Sept. 5 (UPI) -- Nerve stimulation treatments used to treat bladder dysfunction might improve sexual function among women, according to a study.
Researchers at the University of Michigan studied how neuromodulation treatments can treat female sexual dysfunction, or FSD, a condition that ranges from a lack of libido to an inability to achieve orgasm. Their findings were published this week in the journal Neuromodulation
FSD affects 40 percent to 45 percent of women, especially as they age. Current treatments have included sildenafil, which is sold under the brand name Viagra, hormones, flibanserin and estrogen patches, but these methods don't always work and can have side effects.
Flibanserin, sold commercially as Addyi, in 2015 became the first drug approved by the U.S. Food and Drug Administration to treat premenopausal women with low libido. The once-daily, non-hormonal pill is only available with a prescription. An estrogen patch for women in early menopause may also improve their sex drive or function, according to research published last year.
After two University of Michigan researchers heard that neuromodulation treatments for bladder dysfunction occasionally led to improvements in sexual function, they decided to test it out.
"In this particular treatment, a patient receives nerve stimulation therapy once a week to improve neural signaling and function in the muscles that control the bladder," Dr. Tim Bruns, an assistant professor of biomedical engineering at Michigan, said in a press release. "The nerves controlling the pelvic organs start out in the same location in the spinal cord and branch out."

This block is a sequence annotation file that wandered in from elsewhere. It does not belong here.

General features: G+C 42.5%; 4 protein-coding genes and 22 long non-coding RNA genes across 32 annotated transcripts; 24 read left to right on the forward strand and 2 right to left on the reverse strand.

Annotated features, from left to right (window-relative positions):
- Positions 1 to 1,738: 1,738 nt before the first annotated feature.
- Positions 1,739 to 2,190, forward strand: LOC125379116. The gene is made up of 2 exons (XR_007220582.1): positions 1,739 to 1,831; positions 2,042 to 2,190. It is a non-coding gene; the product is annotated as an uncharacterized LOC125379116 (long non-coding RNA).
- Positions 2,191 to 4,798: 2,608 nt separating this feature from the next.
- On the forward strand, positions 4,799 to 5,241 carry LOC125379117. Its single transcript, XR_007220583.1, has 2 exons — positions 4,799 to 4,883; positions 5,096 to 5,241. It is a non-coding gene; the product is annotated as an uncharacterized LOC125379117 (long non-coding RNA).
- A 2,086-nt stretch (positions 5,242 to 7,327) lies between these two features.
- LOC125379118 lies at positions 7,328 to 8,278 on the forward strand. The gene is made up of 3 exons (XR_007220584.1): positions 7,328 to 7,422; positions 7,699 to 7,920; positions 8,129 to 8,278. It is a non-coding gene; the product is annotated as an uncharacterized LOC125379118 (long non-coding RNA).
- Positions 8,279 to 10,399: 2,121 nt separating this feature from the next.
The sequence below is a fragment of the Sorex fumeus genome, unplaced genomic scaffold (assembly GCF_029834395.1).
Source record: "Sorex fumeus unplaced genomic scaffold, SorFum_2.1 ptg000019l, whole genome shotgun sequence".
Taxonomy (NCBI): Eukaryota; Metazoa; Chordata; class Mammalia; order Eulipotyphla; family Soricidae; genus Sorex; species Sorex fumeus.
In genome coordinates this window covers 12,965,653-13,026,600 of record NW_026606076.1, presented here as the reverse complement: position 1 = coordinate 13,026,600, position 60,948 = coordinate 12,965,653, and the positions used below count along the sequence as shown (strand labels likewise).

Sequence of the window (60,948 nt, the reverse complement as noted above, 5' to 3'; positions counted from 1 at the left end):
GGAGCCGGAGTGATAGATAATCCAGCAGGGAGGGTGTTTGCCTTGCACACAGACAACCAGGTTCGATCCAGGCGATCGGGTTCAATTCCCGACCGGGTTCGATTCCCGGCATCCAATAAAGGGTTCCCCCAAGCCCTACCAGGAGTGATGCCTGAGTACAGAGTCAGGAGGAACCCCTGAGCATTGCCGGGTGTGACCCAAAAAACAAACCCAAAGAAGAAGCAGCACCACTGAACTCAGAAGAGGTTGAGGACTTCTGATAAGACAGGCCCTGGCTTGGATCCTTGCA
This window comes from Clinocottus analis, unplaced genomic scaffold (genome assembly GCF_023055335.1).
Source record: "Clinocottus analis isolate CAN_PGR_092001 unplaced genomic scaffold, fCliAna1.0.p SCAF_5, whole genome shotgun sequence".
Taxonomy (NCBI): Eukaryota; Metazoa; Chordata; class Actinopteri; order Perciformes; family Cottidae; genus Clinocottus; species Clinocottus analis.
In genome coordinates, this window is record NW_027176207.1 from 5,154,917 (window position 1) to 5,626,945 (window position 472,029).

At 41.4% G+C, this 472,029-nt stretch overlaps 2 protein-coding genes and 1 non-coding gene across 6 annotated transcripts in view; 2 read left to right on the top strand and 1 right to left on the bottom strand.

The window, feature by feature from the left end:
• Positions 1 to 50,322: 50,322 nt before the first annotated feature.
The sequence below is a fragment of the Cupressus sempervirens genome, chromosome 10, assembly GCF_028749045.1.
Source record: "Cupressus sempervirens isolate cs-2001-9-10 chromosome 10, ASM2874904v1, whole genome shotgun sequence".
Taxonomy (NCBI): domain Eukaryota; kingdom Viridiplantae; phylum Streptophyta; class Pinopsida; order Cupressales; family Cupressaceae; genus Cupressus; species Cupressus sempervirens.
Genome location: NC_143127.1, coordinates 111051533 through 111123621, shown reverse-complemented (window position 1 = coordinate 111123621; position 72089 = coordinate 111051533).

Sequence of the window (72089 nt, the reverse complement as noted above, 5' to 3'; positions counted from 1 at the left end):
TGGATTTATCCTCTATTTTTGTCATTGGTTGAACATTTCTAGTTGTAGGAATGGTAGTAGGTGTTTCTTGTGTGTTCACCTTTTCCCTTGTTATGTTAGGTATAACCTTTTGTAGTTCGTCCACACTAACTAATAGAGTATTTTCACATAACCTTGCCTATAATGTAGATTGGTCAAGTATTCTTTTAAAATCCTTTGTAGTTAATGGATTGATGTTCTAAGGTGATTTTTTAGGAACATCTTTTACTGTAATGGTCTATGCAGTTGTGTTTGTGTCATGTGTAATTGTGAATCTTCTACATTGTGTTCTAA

The electrodes work best in bladder dysfunction when placed near the tibial nerve in the ankle. The nerves that travel down to the foot are thought to overlap near the spinal cord with some nerves that also go to the pelvic organs.
After finding no previous research on the treatment method for sexual dysfunction, the researchers first tested the theory on rats. By stimulating nerves in the genital and ankle region of rats, the researchers found a strong increase in vaginal blood flow after 15 to 20 minutes.
Researchers then recruited nine women with FSD who did not have bladder problems to undergo a similar version of the treatment. Each participant received 12 half-hour sessions of transcutaneous electrical nerve stimulation with electrodes placed in the genital region or on the ankle.
Eight of out the women reported some improvement in arousal, lubrication and orgasm.
"Across a variety of clinical studies, if you get a 50 percent improvement in symptoms, you can consider that a successful response," Bruns said. "We had four participants meet or exceed that threshold."
The results were as good or greater than prior studies of different types of drugs or neuromodulation for FSD, the researchers say, but that more research is needed as their small study did not use a placebo or any kind of control.
"This study presents an alternative method for treating female sexual dysfunction that is non-pharmacologic and non-invasive," said Dr. Priyanka Gupta, an urologic surgeon at Michigan. "Through studies like this we can further understand female sexual arousal and offer treatments for a disorder that has very few options."